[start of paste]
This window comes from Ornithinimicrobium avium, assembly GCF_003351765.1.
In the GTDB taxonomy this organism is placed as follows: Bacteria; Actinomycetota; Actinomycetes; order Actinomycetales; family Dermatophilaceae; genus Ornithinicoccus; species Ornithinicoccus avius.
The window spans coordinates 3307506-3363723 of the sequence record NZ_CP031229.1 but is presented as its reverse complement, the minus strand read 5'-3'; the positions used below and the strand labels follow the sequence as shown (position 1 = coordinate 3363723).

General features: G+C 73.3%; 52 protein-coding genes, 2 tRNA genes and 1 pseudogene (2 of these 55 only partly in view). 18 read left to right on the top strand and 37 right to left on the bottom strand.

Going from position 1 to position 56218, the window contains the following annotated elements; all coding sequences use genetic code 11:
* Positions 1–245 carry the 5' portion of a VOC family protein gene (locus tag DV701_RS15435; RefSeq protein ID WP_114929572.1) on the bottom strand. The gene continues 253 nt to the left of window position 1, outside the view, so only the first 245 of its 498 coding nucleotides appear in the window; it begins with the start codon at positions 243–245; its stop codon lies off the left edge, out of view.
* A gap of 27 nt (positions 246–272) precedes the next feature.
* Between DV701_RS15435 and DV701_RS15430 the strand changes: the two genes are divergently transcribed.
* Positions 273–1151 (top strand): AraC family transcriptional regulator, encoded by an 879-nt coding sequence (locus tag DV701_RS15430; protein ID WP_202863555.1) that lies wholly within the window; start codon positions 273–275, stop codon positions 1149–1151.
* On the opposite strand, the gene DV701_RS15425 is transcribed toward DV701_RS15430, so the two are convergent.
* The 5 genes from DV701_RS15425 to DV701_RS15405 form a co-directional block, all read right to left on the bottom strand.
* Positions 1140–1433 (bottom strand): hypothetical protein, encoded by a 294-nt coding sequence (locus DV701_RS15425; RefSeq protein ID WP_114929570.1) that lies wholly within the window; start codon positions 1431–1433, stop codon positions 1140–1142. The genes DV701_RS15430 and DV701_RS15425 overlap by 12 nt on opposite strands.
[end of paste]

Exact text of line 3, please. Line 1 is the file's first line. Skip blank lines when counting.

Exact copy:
The window spans coordinates 3307506-3363723 of the sequence record NZ_CP031229.1 but is presented as its reverse complement, the minus strand read 5'-3'; the positions used below and the strand labels follow the sequence as shown (position 1 = coordinate 3363723).